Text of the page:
Feast of Merit

It’s been a month since our return to Melbourne Australia. Hibernation and recuperation has been a big factor and it was only a few Fridays ago where we enjoyed our favourite meal since we’ve been back. Feast of Merit is an initiative from ygap¬†that takes inspiration from seasonal and locally sourced produce with a Middle Eastern twist. The former cafe interiors have been stripped off and the raw bones and exposed bricks left us all feeling like after a detox, bright and happy.

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My gin and tonic was spiked with muddled strawberries and star anise, lending a florally liquorice flavour. Mr 1-Upper went with a refreshing “cooling tonic” meant to cool and calm the system from inside out, consisting of fresh mint, aloe vera, chia seeds and rooftop honey while the others were happy with their choice of Yangarra Shiraz ($12) and Moobrew Hefeweizen beer ($13).

shauna-gt
Shauna’s G & T ($12) and a cooling tonic ($7)

Alongside the drinks, we were each served a complimentary tonic to sip before and during the meal. I wasn’t able to get past a couple of sips due to the breath-taking heat of the tonic arising from the strong ginger element.

The grilled flat bread arrived first, drizzled generously in olive oil and za’atar, providing the perfect vessel to gorge on the deliciously tangy eggplant dip. Another serving of flat bread was promptly ordered to scoop up the rest of the smoky dip.

 

smoked-eggplant
Smoked eggplant, lemon, pomegranate ($7)

Going with both ox tongue starters on the menu, we revelled in the utterly delicate grilled ox tongue complemented well by the pickled radishes and carrots, with the licks of char on the meat evident in the flavour.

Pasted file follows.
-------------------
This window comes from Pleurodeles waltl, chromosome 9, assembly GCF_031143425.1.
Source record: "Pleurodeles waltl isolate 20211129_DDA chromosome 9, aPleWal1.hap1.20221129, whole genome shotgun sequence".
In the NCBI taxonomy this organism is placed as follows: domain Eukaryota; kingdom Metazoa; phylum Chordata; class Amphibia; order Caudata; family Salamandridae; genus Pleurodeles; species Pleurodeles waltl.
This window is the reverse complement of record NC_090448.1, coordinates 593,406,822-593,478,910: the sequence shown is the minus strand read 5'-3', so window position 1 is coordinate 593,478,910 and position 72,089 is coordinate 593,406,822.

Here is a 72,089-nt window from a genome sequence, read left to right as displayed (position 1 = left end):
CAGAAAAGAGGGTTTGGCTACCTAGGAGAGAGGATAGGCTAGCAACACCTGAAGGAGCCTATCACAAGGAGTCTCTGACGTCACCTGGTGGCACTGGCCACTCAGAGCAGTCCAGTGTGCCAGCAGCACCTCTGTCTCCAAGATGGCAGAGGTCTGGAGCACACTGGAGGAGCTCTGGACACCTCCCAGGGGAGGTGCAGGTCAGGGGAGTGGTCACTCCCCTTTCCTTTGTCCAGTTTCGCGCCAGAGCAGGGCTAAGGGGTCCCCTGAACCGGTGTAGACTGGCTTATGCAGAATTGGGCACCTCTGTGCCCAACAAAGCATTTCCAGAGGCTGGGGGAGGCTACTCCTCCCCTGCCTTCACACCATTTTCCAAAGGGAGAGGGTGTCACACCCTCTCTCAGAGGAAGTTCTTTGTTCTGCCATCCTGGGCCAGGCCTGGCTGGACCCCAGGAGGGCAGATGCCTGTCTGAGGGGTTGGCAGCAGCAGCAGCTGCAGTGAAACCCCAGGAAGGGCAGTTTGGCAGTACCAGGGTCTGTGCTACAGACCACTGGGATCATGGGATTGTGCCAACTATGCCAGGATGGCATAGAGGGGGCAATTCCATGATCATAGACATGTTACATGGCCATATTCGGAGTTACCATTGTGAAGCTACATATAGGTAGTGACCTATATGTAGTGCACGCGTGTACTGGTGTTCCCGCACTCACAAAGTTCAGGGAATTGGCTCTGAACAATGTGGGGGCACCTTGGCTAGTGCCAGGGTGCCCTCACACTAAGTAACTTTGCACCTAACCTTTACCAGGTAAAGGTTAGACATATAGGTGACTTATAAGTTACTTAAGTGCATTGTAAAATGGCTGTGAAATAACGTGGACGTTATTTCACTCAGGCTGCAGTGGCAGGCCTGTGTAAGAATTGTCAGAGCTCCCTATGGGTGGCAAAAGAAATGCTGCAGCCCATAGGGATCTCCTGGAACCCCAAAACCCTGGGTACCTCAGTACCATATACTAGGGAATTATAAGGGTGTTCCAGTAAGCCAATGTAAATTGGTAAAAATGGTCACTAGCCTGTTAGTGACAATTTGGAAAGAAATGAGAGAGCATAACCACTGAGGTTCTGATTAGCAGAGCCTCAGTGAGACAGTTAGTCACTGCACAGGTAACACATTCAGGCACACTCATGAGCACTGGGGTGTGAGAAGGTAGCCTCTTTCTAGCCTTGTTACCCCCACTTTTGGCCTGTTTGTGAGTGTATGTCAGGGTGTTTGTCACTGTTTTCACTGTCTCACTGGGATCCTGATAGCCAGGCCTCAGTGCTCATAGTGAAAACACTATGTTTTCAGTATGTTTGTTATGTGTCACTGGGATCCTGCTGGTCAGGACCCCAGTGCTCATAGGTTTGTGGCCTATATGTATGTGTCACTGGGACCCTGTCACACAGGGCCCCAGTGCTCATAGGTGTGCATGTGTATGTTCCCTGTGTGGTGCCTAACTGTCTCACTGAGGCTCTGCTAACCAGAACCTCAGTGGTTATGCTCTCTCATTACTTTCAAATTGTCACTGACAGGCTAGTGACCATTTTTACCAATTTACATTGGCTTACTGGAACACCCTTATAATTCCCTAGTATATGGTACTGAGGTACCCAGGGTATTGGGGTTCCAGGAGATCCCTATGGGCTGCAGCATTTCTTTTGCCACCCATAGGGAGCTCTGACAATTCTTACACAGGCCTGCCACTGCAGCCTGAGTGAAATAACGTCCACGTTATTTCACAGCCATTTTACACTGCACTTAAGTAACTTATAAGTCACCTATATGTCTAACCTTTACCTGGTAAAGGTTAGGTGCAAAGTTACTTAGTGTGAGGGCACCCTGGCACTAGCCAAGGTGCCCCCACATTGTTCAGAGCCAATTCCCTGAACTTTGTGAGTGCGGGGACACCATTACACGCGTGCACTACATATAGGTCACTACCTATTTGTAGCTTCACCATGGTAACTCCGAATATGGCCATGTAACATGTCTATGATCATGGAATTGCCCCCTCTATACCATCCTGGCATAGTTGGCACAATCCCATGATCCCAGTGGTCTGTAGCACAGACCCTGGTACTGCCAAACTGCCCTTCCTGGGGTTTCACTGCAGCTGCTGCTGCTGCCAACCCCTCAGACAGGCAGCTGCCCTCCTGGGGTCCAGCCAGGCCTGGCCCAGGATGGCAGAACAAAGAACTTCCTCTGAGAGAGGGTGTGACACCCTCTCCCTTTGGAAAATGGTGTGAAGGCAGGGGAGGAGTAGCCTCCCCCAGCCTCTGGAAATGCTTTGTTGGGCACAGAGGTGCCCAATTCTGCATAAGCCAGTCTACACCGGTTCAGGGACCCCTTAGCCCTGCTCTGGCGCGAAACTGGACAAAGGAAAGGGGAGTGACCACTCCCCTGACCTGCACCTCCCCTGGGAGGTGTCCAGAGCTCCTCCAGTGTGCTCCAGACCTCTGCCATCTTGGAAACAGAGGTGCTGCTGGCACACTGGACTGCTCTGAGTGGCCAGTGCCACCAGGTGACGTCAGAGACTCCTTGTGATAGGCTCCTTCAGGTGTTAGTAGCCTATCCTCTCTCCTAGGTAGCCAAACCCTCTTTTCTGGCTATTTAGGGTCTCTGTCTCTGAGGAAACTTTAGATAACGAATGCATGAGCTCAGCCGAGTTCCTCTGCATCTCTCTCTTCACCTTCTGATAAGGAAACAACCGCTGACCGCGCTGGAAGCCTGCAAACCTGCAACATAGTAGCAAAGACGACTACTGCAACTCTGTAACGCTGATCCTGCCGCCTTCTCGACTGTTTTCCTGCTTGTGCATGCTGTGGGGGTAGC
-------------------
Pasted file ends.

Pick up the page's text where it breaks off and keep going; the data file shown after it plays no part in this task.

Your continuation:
grilled-ox-tongue
Grilled ox tongue, ras el hanout, sour milk, baby radish ($10)
The lure of crunchy croquettes made up of molten, buttery potato puree and ox tongue were also too good to deny.
It was hard to fault either of the salads we had ordered to go with the mains. The cauliflower was fried to a deep golden brown with a prominent nuttiness; complemented well with the blackened onions, hung yogurt and sour cherries. While a little on the pricey side coming in at $18, it was a vegetarian dish that could easily trump a meat.
fried-cauliflower
Fried cauliflower, blackened onions, hung yogurt, sour cherries ($18)

The roasted carrots were tender and sweet, accompanied with a pungent honeyed tahini, a broken soft boiled egg and topped with crushed seeds and nuts for a bit of textural contrast.

roasted-heirloom
Roasted heirloom/common carrots, honeyed tahini, soft egg, seeds and nuts ($18)

The lamb was hearty, rich and fall apart. Slightly unsuitable for the warm weather, especially when paired with the spicy harissa sauce, and it seemed something was missing from the dish to mellow out the richness or spiciness.

Cherry Tree organic slow cooked lamb joint, harissa (2 servings $40)
Cherry Tree organic slow cooked lamb joint, harissa (2 servings $40)

We had all been hankering for some steak and while it was more on the medium side and a little tougher than normal, the flavours of the meat completely satiated any cravings that had heightened since our return from the United States.

hopkins-river-skirt-steak
Hopkins River skirt steak, chermoula, dried lemon, smoked almonds (2 servings $40)

 

The rosewater strawberries provided a distinct tart flavour against t

Dark chocolate mousse, medjool date caramel, rosewater strawberries and seeds ($11)
Dark chocolate mousse, medjool date caramel, rosewater strawberries and seeds ($11)

he rich chocolate mousse and medjool date caramel filling; we found that the flavours were well rounded and the pastry, short and crumbly.

The grilled apricots were paired with a dense pumpkin sponge; made even better with the addition of the whipped labneh and crystallised pepita seeds. This was my favourite of the two desserts.

New season stone fruit, spiced pumpkin sponge, whipped labneh and crystallised pepitas ($10)
New season stone fruit, spiced pumpkin sponge, whipped labneh and crystallised pepitas ($10)

Following on from its namesake of a traditional festival, all profits raised from Feast of Merit directly aid youths in¬†Malawi, Ghana, Rwanda, Bangladesh, Cambodia and Australia. So not only is the food highly exciting and well executed, eating here, either for breakfast, lunch or dinner, you’re helping others in need.

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